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soccer boots

Alex Gonzalez-Aguero, Angel Matute-Llorente, Gabriel Lozano-Berges, Alejandro Gomez-Bruton, Alba Gomez-Cabello, German Vicente-Rodriguez, Jose A Casajus
No abstract text is available yet for this article.
May 2016: Medicine and Science in Sports and Exercise
J C Olaso Melis, J I Priego Quesada, A G Lucas-Cuevas, J C González García, S Puigcerver Palau
The present study assessed the influence of upper boot materials on fitting perception. Twenty players tested three soccer boots only differing in the upper boot material (natural calf leather, natural kangaroo leather and synthetic leather). Players reported fitting perception and preference on specific foot areas using a perceived fitting scale. Ratings were averaged for every foot area. Repeated measures ANOVA was used to analyze the differences between boots. The kangaroo leather boots were perceived tighter and closer to the preferred fitting in general fitting, metatarsals area and instep area...
July 2016: Applied Ergonomics
Angela Notarnicola, Giuseppe Maccagnano, Vito Pesce, Silvio Tafuri, Marco Mercadante, Alessandra Fiore, Biagio Moretti
BACKGROUND: in soccer, balance ability is important to reduce non-contact injuries. The effect of footwear on balance is poorly understood in this sport. Soccer boots and futsal trainers need to guarantee a good grip on compliant surfaces. Running shoes are designed to reduce friction on rigid su rfaces. The purpose of the present study was to investigate these types of shoes on balance ability. METHODS: twenty-four healthy male volunteers were recruited from amateur soccer teams...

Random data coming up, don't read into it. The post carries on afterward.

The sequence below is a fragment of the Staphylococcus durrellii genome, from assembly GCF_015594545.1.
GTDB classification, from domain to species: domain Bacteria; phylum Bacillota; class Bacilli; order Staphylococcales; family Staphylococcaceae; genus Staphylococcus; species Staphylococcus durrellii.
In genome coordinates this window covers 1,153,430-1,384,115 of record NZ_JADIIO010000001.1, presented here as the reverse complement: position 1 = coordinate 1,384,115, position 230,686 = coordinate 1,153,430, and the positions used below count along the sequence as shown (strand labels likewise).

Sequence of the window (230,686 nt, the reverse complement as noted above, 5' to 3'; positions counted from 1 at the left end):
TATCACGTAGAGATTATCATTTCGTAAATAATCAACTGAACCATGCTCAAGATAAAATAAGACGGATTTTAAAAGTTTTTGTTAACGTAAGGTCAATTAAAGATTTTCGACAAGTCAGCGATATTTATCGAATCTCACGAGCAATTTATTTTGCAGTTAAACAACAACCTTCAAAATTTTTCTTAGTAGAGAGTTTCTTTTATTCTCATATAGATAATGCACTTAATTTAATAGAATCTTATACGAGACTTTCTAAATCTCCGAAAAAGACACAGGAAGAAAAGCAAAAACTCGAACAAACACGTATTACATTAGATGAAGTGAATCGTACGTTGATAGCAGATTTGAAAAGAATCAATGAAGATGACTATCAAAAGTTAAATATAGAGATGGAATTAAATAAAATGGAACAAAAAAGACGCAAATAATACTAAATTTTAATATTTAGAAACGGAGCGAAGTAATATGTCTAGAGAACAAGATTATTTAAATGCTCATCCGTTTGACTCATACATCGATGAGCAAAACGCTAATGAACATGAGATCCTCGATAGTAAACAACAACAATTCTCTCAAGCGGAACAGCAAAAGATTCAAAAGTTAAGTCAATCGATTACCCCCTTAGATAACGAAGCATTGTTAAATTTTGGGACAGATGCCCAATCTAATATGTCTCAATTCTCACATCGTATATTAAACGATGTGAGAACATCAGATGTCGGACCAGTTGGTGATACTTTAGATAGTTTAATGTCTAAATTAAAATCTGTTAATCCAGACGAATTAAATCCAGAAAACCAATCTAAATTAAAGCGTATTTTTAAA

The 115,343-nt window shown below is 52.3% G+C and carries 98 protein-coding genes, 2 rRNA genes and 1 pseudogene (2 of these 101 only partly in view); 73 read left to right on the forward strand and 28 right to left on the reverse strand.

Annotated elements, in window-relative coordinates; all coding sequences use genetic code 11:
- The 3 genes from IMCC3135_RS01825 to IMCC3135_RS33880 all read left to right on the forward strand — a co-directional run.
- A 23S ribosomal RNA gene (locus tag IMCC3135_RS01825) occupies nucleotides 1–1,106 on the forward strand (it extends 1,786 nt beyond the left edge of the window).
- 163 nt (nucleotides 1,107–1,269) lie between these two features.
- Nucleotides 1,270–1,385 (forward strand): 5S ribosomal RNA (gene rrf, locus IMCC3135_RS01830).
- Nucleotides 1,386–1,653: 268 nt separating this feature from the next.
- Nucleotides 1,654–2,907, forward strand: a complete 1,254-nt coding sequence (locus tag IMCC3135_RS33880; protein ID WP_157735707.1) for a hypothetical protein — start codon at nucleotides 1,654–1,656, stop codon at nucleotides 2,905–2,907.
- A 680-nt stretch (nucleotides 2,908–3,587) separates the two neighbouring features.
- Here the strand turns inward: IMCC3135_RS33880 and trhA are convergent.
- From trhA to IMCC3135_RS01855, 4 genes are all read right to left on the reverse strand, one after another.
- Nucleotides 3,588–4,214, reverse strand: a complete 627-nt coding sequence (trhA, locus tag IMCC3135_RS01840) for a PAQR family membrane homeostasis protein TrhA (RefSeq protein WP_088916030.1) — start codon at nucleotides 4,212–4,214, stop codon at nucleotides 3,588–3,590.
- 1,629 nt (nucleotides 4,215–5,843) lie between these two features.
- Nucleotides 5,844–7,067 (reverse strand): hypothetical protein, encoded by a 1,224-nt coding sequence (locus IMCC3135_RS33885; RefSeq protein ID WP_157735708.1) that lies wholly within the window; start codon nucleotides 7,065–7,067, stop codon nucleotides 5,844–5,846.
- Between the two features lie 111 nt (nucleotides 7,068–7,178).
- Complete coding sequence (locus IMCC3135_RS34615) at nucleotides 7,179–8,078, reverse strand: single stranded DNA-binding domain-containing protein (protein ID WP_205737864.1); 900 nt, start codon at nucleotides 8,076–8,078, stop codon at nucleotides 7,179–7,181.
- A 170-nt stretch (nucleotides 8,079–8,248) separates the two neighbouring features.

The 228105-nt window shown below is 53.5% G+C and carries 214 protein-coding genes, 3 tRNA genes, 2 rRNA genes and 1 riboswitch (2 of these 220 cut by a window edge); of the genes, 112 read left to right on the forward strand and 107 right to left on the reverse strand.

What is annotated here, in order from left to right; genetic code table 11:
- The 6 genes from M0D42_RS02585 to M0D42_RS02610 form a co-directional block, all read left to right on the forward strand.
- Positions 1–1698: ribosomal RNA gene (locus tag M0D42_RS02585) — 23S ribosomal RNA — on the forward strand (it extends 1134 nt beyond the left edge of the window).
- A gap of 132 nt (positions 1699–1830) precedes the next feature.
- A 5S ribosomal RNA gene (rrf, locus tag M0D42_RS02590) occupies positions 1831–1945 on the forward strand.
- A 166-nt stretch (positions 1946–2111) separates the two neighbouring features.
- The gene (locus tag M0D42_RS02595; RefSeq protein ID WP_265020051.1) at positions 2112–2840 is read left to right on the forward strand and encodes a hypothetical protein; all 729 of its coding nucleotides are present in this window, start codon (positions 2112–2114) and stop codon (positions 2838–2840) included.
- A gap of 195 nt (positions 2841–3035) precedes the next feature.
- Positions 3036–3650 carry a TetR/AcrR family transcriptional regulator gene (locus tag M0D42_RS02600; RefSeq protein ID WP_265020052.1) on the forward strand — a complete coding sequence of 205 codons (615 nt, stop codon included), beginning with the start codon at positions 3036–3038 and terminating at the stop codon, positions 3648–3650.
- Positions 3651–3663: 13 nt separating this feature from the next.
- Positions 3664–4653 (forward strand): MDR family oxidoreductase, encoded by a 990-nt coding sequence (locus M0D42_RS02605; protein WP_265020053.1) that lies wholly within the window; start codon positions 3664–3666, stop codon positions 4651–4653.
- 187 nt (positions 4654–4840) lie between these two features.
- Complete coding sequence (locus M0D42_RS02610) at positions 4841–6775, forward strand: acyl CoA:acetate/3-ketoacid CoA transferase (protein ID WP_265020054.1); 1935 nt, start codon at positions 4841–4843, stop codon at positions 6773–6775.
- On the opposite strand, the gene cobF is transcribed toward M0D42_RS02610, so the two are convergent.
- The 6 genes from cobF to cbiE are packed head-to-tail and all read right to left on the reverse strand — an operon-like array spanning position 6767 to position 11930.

July 2015: Muscles, Ligaments and Tendons Journal
Michael P I Nunns, Sharon J Dixon, James Clarke, Matt Carré
Plantar loading may influence comfort, performance and injury risk in soccer boots. This study investigated the effect of cleat configuration and insole cushioning levels on perception of comfort and in-shoe plantar pressures at the heel and fifth metatarsal head region. Nine soccer academy players (age 15.7 ± 1.6 years; height 1.80 ± 0.40 m; body mass 71.9 ± 6.1 kg) took part in the study. Two boot models (8 and 6 cleats) and two insoles (Poron and Poron/gel) provided four footwear combinations assessed using pressure insoles during running and 180° turning...
2016: Journal of Sports Sciences
Jamel Halouani, Hamdi Chtourou, Alexandre Dellal, Anis Chaouachi, Karim Chamari
Small-sided games (SSGs) are effective for soccer-specific aerobic endurance training. To date, no study has investigated the effect of stop-ball (SB-SSG) rule on the physiological responses to SSG. Therefore, the purpose of the present study was to examine the effects of SB-SSG vs. small-goals (SG-SSG) rules on physiological responses during a 3 vs. 3 SSG in young soccer players. Twelve male amateur young soccer players (age, 14.0 ± 0.7 years; body mass, 51.8 ± 8.0 kg; height, 164 ± 7 cm) randomly performed either SB-SSG or SG-SSG for 4 × 4 min separated by 2 min of recovery on a 20 × 15 m pitch...
2014: Journal of Sports Sciences
Çağri Çakmakoğlu, Nebil Yeşiloğlu, Emre Güvercin, Ismail Mithat Akan